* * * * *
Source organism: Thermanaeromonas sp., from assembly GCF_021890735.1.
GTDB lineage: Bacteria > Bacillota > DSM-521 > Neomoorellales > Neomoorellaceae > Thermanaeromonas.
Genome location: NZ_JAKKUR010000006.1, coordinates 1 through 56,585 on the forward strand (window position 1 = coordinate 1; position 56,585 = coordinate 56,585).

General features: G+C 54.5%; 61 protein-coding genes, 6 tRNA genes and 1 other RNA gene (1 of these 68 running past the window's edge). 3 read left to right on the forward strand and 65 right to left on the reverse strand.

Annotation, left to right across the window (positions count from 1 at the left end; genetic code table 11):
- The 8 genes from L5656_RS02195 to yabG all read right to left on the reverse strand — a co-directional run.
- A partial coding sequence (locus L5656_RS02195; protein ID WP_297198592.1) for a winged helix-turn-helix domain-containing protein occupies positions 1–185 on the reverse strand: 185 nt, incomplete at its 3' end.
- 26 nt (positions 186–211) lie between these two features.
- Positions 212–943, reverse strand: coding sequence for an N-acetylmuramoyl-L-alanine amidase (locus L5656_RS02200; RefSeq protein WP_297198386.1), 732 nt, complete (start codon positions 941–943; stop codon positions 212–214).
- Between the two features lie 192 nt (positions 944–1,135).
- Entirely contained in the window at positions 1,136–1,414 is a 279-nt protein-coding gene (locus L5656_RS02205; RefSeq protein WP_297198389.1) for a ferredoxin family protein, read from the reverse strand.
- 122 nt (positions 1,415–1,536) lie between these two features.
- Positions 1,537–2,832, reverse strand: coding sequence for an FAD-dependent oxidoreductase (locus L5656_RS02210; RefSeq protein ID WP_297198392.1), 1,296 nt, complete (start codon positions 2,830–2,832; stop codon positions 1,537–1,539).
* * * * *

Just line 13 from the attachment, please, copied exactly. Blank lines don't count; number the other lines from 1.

- Positions 1,537–2,832, reverse strand: coding sequence for an FAD-dependent oxidoreductase (locus L5656_RS02210; RefSeq protein ID WP_297198392.1), 1,296 nt, complete (start codon positions 2,830–2,832; stop codon positions 1,537–1,539).